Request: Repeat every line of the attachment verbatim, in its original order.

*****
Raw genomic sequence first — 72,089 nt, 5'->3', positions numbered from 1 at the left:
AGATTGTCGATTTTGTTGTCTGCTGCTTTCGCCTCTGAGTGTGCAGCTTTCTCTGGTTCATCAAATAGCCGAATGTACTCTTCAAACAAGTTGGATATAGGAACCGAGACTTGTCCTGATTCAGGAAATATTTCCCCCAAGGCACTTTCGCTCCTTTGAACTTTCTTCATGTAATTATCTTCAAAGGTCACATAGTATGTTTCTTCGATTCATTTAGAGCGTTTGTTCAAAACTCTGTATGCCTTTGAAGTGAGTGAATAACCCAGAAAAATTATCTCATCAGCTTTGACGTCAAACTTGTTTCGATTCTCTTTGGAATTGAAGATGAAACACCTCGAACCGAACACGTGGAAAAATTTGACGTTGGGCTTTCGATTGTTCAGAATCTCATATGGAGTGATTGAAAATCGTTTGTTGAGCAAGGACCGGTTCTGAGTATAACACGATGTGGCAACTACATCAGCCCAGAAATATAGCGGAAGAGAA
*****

Raw genomic sequence first — 72,089 nt, 5'->3', positions numbered from 1 at the left:
AGATTGTCGATTTTGTTGTCTGCTGCTTTCGCCTCTGAGTGTGCAGCTTTCTCTGGTTCATCAAATAGCCGAATGTACTCTTCAAACAAGTTGGATATAGGAACCGAGACTTGTCCTGATTCAGGAAATATTTCCCCCAAGGCACTTTCGCTCCTTTGAACTTTCTTCATGTAATTATCTTCAAAGGTCACATAGTATGTTTCTTCGATTCATTTAGAGCGTTTGTTCAAAACTCTGTATGCCTTTGAAGTGAGTGAATAACCCAGAAAAATTATCTCATCAGCTTTGACGTCAAACTTGTTTCGATTCTCTTTGGAATTGAAGATGAAACACCTCGAACCGAACACGTGGAAAAATTTGACGTTGGGCTTTCGATTGTTCAGAATCTCATATGGAGTGATTGAAAATCGTTTGTTGAGCAAGGACCGGTTCTGAGTATAACACGATGTGGCAACTACATCAGCCCAGAAATATAGCGGAAGAGAA